Platonist


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Pla·to·nism

 (plāt′n-ĭz′əm)
n.
The philosophy of Plato, especially insofar as it asserts ideal forms as an absolute and eternal reality of which the phenomena of the world are an imperfect and transitory reflection.

Pla′to·nist n.
Pla′to·nis′tic adj.
American Heritage® Dictionary of the English Language, Fifth Edition. Copyright © 2016 by Houghton Mifflin Harcourt Publishing Company. Published by Houghton Mifflin Harcourt Publishing Company. All rights reserved.
ThesaurusAntonymsRelated WordsSynonymsLegend:
Noun1.Platonist - an advocate of Platonism
advocate, advocator, exponent, proponent - a person who pleads for a cause or propounds an idea
Based on WordNet 3.0, Farlex clipart collection. © 2003-2012 Princeton University, Farlex Inc.
Translations

Platonist

[ˈpleɪtənɪst] Nplatonista mf
Collins Spanish Dictionary - Complete and Unabridged 8th Edition 2005 © William Collins Sons & Co. Ltd. 1971, 1988 © HarperCollins Publishers 1992, 1993, 1996, 1997, 2000, 2003, 2005
References in classic literature ?
Beware of such an one, I say; your whales must be seen before they can be killed; and this sunken-eyed young Platonist will tow you ten wakes round the world, and never make you one pint of sperm the richer.
In morals he was a profest Platonist, and in religion he inclined to be an Aristotelian.
He had read somewhere that every man was born a Platonist, an Aristotelian, a Stoic, or an Epicurean; and the history of George Henry Lewes (besides telling you that philosophy was all moonshine) was there to show that the thought of each philospher was inseparably connected with the man he was.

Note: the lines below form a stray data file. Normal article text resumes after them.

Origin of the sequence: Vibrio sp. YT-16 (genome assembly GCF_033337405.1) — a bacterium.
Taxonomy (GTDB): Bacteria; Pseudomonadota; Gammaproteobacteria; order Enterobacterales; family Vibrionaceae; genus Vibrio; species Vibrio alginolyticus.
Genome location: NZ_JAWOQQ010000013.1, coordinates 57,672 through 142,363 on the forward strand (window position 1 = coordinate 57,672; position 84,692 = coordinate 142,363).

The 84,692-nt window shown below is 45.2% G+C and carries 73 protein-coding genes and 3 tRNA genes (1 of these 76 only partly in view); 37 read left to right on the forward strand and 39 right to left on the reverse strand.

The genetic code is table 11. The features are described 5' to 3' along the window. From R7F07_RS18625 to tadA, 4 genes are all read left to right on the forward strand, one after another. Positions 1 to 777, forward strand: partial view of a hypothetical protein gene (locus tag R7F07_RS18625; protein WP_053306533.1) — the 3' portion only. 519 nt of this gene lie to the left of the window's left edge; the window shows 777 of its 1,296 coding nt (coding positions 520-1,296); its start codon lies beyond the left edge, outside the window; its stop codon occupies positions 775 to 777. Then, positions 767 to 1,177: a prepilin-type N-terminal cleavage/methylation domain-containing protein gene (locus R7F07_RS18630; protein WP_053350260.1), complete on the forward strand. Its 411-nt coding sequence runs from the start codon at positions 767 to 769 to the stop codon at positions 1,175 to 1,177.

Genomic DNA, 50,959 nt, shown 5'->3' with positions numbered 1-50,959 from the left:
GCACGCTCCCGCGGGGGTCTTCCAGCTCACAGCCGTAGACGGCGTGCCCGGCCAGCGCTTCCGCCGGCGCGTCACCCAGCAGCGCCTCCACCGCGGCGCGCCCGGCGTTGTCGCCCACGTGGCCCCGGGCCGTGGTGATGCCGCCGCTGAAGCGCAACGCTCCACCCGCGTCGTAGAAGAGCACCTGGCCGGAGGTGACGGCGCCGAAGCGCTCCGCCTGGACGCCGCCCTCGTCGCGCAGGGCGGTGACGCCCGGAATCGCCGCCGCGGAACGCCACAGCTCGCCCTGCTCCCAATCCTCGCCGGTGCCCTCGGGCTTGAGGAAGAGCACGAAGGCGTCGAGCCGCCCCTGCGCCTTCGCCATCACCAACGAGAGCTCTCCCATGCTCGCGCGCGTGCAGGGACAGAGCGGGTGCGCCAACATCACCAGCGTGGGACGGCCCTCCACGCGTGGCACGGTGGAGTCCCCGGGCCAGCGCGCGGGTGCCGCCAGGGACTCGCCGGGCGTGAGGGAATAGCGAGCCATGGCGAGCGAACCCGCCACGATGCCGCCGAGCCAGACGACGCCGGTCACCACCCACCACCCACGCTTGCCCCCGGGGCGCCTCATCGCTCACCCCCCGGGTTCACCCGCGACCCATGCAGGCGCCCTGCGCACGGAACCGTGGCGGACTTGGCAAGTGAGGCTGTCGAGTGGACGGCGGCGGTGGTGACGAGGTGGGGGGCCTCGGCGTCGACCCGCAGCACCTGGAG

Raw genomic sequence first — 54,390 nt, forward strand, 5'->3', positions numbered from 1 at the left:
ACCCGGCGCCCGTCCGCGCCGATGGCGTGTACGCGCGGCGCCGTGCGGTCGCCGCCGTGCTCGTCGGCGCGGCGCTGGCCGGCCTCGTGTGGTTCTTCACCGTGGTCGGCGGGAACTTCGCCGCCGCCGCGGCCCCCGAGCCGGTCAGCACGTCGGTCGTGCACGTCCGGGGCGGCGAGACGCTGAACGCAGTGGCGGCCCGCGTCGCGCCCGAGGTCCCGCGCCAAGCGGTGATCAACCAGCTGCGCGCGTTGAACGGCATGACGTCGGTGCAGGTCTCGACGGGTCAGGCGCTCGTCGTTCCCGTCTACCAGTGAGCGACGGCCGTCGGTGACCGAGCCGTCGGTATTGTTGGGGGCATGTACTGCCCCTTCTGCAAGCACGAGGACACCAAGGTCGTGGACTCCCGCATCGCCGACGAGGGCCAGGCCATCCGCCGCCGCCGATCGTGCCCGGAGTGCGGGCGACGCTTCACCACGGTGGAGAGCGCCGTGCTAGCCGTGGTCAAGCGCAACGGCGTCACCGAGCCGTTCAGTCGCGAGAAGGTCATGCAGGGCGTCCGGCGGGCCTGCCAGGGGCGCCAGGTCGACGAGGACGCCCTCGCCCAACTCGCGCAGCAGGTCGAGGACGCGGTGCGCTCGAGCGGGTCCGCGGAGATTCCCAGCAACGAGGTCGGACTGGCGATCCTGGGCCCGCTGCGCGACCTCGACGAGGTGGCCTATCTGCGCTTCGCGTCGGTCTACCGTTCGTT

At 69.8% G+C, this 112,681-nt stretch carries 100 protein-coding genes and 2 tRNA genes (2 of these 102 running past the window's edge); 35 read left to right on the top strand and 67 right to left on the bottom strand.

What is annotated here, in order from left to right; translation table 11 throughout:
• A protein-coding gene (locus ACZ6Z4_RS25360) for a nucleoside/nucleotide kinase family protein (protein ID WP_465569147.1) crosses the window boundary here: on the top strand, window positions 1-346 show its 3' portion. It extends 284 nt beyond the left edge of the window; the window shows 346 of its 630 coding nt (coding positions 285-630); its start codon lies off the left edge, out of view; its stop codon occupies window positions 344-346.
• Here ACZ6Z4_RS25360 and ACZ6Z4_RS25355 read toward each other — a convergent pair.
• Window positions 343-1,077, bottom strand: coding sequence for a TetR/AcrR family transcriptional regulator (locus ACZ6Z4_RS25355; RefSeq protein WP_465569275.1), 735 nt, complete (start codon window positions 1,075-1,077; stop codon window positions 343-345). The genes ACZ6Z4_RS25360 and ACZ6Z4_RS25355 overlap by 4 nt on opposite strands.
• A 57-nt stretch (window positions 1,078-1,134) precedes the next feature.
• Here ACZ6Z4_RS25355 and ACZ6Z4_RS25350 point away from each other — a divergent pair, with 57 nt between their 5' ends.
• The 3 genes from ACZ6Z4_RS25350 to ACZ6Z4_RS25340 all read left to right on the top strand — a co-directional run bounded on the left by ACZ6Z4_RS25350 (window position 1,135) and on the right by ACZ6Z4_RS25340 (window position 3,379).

The former was indeed not a Platonist, nor strictly speaking an Aristotelian - nor did he, like the modern Leibnitz, waste those precious hours which might be employed in the invention of a fricasée or, facili gradu, the analysis of a sensation, in frivolous attempts at reconciling the obstinate oils and waters of ethical discussion.
In English philosophy too, many affinities may be traced, not only in the works of the Cambridge Platonists, but in great original writers like Berkeley or Coleridge, to Plato and his ideas.
A sect of philosophers who tried to engineer a fusion between the early Christians and the Platonists. The former would not go into the caucus and the combination failed, greatly to the chagrin of the fusion managers.
The genius of the Platonists is intoxicating to the student, yet how few particulars of it can I detach from all their books.
However, the activity in which composers are involved does not seem to be one of discovery, but one of creation; as Levinson correctly insists, the idea that composers create their compositions is 'one of the most firmly entrenched of our beliefs concerning art'.[10] A Platonist may at this point either bite the bullet, and argue that musical works are indeed discovered,[11] or devise some ingenious epicycle that allows for the possibility that abstract entities are created.
The first and most influential Platonist of the Renaissance, as a child he was taken into the Florentine household of Cosimo de ' Medici for the express purpose of learning the philosophy of Plato and his followers, the Neoplatonists.
His core hypothesis is that Platonism in its "middle" form had a significant impact on this text, and that a Platonist lens is indispensable for making sense of at least some Thomasine sayings.
In developing their argument, Bergmann and Brower take as their point of departure what they call the Platonist "metaphysics of predication." (9) According to Platonism, they explain, "the truths expressed by predications such as 'Socrates is wise' are true because there is a subject of predication (e.g., Socrates), there is an abstract property or universal (e.g., wisdom), and the subject exemplifies the property." (10) Platonism, then, is a thesis that involves two components: "(1) the view that a unified account of predication can be provided in terms of properties or exemplifiables, and (2) the view that exemplifiables are best conceived of as abstract properties or universais." (11)
The reason this Platonist tendency in modernist drama has not been visible is that the dominant histories of modern drama have been committed to materialism rather than Platonic idealism (73-4).